Union representing


Last month, Varas spoke to ASN about the Philadelphia Union players within his squad. His impressions were very favorable.

“I saw [Philadelphia's technical director] Ernst Tanner on the way out of the FC Dallas game,” Varas said. “I told him I'm always impressed with the Philadelphia Union players because I think the club does a good job identifying talent and they do an excellent job of creating players who are creative but also have a work ethic, that willingness to be just a grinder.”

“It's not easy to have creative players who also want to put in the work,” he added. “When you see Paxten's brother and how it translates to Europe, their model is very good. Creative, skillful players who also work really, really hard, run more than everybody else, are willing to be physical, do all the dirty work, but also have the ability on the ball. They're doing a great job.”

If Varas thought highly of the Union players in February, his impression of that segment of his team must be through the roof right now.

The U.S. team scored seven goals in the two games in Argentina and six were scored by Philadelphia Union players (four by Sullivan and one a piece from Paxten Aaronson and Jack McGlynn). Combined with the win over Dallas which also saw the game’s only goal from Sullivan, Union players have scored seven of the team’s last eight goals.

Right now, Sullivan, Aaronson, and McGlynn are firmly within the core. But then you add central defender Brandan Craig and you have a good chance the Union will have four players at the qualifying tournament. It is a huge testament to how well the team is developing players. The Union’s current footprint on the U.S. U-20 team and the U-17 team is an impressive sign.

The big question will be seeing how the team develops this season with the Union. Philadelphia is off to a nice start this season, but the veterans such as Daniel Gazdag and Alejandro Bedoya are playing well and making it hard to get the young players significant minutes. Philadelphia as 10 points from four games to start the season.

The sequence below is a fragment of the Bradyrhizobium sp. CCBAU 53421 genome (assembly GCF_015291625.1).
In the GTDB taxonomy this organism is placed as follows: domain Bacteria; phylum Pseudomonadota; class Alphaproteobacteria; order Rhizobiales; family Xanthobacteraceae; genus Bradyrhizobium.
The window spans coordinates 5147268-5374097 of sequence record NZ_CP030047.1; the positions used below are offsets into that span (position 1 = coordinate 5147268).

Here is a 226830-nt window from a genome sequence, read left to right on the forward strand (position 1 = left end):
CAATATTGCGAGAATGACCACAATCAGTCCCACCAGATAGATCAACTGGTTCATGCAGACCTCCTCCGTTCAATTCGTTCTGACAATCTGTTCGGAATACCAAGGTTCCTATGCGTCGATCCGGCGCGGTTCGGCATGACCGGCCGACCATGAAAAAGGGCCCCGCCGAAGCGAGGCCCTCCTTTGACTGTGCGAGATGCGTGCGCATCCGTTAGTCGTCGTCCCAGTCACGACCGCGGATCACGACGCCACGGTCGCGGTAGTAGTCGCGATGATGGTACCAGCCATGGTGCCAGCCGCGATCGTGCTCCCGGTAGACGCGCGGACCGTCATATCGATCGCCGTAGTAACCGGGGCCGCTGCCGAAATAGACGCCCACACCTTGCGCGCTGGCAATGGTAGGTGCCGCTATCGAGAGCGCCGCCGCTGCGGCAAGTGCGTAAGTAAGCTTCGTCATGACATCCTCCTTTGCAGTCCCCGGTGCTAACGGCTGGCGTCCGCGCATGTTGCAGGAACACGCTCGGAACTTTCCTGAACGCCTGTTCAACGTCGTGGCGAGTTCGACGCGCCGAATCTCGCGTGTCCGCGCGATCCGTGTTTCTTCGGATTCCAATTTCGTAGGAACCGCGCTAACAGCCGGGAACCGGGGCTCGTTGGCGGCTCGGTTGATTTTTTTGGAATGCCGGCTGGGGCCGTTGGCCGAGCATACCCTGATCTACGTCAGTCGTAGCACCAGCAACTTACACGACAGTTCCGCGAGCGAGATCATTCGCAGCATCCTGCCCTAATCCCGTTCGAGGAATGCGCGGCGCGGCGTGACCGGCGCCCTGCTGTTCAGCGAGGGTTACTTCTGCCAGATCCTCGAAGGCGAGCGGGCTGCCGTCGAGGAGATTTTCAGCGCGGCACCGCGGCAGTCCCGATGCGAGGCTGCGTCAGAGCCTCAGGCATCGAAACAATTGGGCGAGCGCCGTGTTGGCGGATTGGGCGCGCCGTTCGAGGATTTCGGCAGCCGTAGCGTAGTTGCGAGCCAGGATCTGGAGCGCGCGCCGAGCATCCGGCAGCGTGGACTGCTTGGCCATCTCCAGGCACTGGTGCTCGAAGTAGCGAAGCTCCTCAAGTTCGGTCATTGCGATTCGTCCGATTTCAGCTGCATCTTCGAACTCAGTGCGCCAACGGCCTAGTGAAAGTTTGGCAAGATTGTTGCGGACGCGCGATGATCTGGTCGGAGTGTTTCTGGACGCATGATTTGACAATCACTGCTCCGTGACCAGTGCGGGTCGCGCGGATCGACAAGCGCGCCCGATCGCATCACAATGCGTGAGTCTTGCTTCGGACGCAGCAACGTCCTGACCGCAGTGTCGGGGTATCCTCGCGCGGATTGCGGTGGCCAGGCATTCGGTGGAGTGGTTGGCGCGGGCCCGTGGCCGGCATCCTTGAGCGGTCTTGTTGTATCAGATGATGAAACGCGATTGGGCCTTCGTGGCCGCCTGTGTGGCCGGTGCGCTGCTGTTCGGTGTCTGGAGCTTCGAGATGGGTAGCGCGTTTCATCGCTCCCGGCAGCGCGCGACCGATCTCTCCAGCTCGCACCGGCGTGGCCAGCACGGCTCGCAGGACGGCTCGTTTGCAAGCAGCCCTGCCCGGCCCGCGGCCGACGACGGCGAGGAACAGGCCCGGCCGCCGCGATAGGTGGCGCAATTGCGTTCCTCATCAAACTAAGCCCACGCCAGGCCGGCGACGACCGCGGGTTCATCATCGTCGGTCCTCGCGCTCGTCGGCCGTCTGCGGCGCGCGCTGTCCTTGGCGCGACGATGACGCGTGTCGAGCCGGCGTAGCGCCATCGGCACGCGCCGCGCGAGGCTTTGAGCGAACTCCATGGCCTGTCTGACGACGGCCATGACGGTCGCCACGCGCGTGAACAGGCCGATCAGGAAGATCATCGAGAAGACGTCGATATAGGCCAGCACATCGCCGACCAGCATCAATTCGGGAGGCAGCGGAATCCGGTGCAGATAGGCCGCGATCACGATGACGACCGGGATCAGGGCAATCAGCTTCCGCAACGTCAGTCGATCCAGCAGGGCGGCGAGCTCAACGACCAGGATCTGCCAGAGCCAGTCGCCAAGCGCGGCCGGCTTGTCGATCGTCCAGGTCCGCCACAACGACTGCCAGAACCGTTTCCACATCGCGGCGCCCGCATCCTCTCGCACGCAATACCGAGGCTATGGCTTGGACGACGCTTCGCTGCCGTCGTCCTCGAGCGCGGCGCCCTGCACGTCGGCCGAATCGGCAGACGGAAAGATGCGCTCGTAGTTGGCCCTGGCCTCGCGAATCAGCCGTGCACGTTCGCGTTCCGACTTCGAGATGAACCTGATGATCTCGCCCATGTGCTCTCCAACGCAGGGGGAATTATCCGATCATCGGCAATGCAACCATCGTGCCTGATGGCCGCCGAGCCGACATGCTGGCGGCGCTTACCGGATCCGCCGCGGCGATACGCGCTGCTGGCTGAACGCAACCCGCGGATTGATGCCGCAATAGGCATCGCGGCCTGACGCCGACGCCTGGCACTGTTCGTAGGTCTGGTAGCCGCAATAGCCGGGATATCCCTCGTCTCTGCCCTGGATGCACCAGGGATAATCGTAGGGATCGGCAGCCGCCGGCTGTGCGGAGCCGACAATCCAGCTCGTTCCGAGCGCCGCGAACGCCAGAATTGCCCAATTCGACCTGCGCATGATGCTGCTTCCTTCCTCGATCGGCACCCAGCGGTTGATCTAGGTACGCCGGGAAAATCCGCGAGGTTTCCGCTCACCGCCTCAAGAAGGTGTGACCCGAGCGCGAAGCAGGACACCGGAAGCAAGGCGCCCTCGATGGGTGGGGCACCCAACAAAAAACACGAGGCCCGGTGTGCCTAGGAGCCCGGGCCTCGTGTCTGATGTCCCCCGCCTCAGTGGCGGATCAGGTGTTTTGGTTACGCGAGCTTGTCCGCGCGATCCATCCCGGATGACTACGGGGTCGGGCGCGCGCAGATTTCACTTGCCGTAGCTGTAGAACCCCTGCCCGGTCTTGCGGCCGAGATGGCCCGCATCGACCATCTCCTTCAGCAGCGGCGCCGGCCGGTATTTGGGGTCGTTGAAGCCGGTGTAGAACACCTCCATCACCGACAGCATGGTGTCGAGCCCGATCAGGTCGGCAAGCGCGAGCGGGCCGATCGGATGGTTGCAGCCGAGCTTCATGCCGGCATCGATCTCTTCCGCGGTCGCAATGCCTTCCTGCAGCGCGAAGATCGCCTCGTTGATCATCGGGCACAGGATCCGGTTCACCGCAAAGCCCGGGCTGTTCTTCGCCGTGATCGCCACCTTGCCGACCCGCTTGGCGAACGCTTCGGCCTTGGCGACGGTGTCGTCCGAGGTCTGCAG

Head coach Jim Curtin is willing to play young players but the competition from the veterans is a good thing, for now. It raises the bar to get on the field – which I believe the U-20 players will do once they raise their game even higher.




The U.S. U-20 team has been tough to predict. The first camp of the cycle was in Mexico back in November. It is tough to put too much stock into the performances and results there since Varas was hired just a day before the team left and the players were completely unfamiliar with each other. Still, at the Revelations Cup the team conceded seven goals over three games while scoring just twice.

Then in January, the team scored just once but conceded no goals over two games. This past camp, the team scored seven goals over two games but still conceded five.

There were two big concerns over this team heading into the cycle. The biggest concern was the lack of a No. 9 center forward. When Ricardo Pepi moved up to the senior national team, there haven’t been enough players at that position.

The good news for the U.S. U-20 team on this front is that a few players can play the No. 9 position as a secondary position. Also, the team can still score goals without a big-impact No. 9 as well.

The other concern was central defense. Mikey Varas told ASN in February he believed that the team made progress in central defense in the improvement defensively from November to January. But five goals conceded over two games in March might be evidence that January’s impressive display offered a false sense of security.